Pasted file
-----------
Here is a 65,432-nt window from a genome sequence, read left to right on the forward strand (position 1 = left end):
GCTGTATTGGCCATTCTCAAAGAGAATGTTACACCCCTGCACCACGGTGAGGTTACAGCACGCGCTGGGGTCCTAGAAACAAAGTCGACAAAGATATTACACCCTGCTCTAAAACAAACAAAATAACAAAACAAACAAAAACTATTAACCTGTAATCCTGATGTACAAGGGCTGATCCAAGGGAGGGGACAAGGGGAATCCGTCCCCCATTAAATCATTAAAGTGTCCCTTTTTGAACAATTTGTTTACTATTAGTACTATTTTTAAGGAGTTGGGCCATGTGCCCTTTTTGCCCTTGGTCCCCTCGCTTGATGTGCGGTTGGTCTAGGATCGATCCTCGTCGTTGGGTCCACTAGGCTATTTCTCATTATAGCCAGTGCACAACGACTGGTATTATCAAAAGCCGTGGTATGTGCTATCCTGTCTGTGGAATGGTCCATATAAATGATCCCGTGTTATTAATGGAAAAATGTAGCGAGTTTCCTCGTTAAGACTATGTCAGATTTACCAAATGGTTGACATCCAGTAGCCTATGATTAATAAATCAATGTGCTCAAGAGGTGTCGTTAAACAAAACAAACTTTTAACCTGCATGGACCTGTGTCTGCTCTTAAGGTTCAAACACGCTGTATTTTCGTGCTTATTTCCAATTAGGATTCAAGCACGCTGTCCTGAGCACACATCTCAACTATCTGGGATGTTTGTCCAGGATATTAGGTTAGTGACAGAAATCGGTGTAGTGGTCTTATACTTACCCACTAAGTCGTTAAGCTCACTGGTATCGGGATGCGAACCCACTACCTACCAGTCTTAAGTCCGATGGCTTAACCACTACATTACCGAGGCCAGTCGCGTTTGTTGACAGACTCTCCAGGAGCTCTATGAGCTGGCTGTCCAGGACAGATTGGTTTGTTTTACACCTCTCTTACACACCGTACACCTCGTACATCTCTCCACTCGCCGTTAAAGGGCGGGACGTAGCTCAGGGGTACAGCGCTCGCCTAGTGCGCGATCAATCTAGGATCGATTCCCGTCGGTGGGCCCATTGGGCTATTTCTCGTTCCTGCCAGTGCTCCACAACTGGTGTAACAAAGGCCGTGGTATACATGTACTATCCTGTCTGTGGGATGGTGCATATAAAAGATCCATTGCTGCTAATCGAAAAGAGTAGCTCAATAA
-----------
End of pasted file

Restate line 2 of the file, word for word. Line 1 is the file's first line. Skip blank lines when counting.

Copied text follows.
GCTGTATTGGCCATTCTCAAAGAGAATGTTACACCCCTGCACCACGGTGAGGTTACAGCACGCGCTGGGGTCCTAGAAACAAAGTCGACAAAGATATTACACCCTGCTCTAAAACAAACAAAATAACAAAACAAACAAAAACTATTAACCTGTAATCCTGATGTACAAGGGCTGATCCAAGGGAGGGGACAAGGGGAATCCGTCCCCCATTAAATCATTAAAGTGTCCCTTTTTGAACAATTTGTTTACTATTAGTACTATTTTTAAGGAGTTGGGCCATGTGCCCTTTTTGCCCTTGGTCCCCTCGCTTGATGTGCGGTTGGTCTAGGATCGATCCTCGTCGTTGGGTCCACTAGGCTATTTCTCATTATAGCCAGTGCACAACGACTGGTATTATCAAAAGCCGTGGTATGTGCTATCCTGTCTGTGGAATGGTCCATATAAATGATCCCGTGTTATTAATGGAAAAATGTAGCGAGTTTCCTCGTTAAGACTATGTCAGATTTACCAAATGGTTGACATCCAGTAGCCTATGATTAATAAATCAATGTGCTCAAGAGGTGTCGTTAAACAAAACAAACTTTTAACCTGCATGGACCTGTGTCTGCTCTTAAGGTTCAAACACGCTGTATTTTCGTGCTTATTTCCAATTAGGATTCAAGCACGCTGTCCTGAGCACACATCTCAACTATCTGGGATGTTTGTCCAGGATATTAGGTTAGTGACAGAAATCGGTGTAGTGGTCTTATACTTACCCACTAAGTCGTTAAGCTCACTGGTATCGGGATGCGAACCCACTACCTACCAGTCTTAAGTCCGATGGCTTAACCACTACATTACCGAGGCCAGTCGCGTTTGTTGACAGACTCTCCAGGAGCTCTATGAGCTGGCTGTCCAGGACAGATTGGTTTGTTTTACACCTCTCTTACACACCGTACACCTCGTACATCTCTCCACTCGCCGTTAAAGGGCGGGACGTAGCTCAGGGGTACAGCGCTCGCCTAGTGCGCGATCAATCTAGGATCGATTCCCGTCGGTGGGCCCATTGGGCTATTTCTCGTTCCTGCCAGTGCTCCACAACTGGTGTAACAAAGGCCGTGGTATACATGTACTATCCTGTCTGTGGGATGGTGCATATAAAAGATCCATTGCTGCTAATCGAAAAGAGTAGCTCAATAA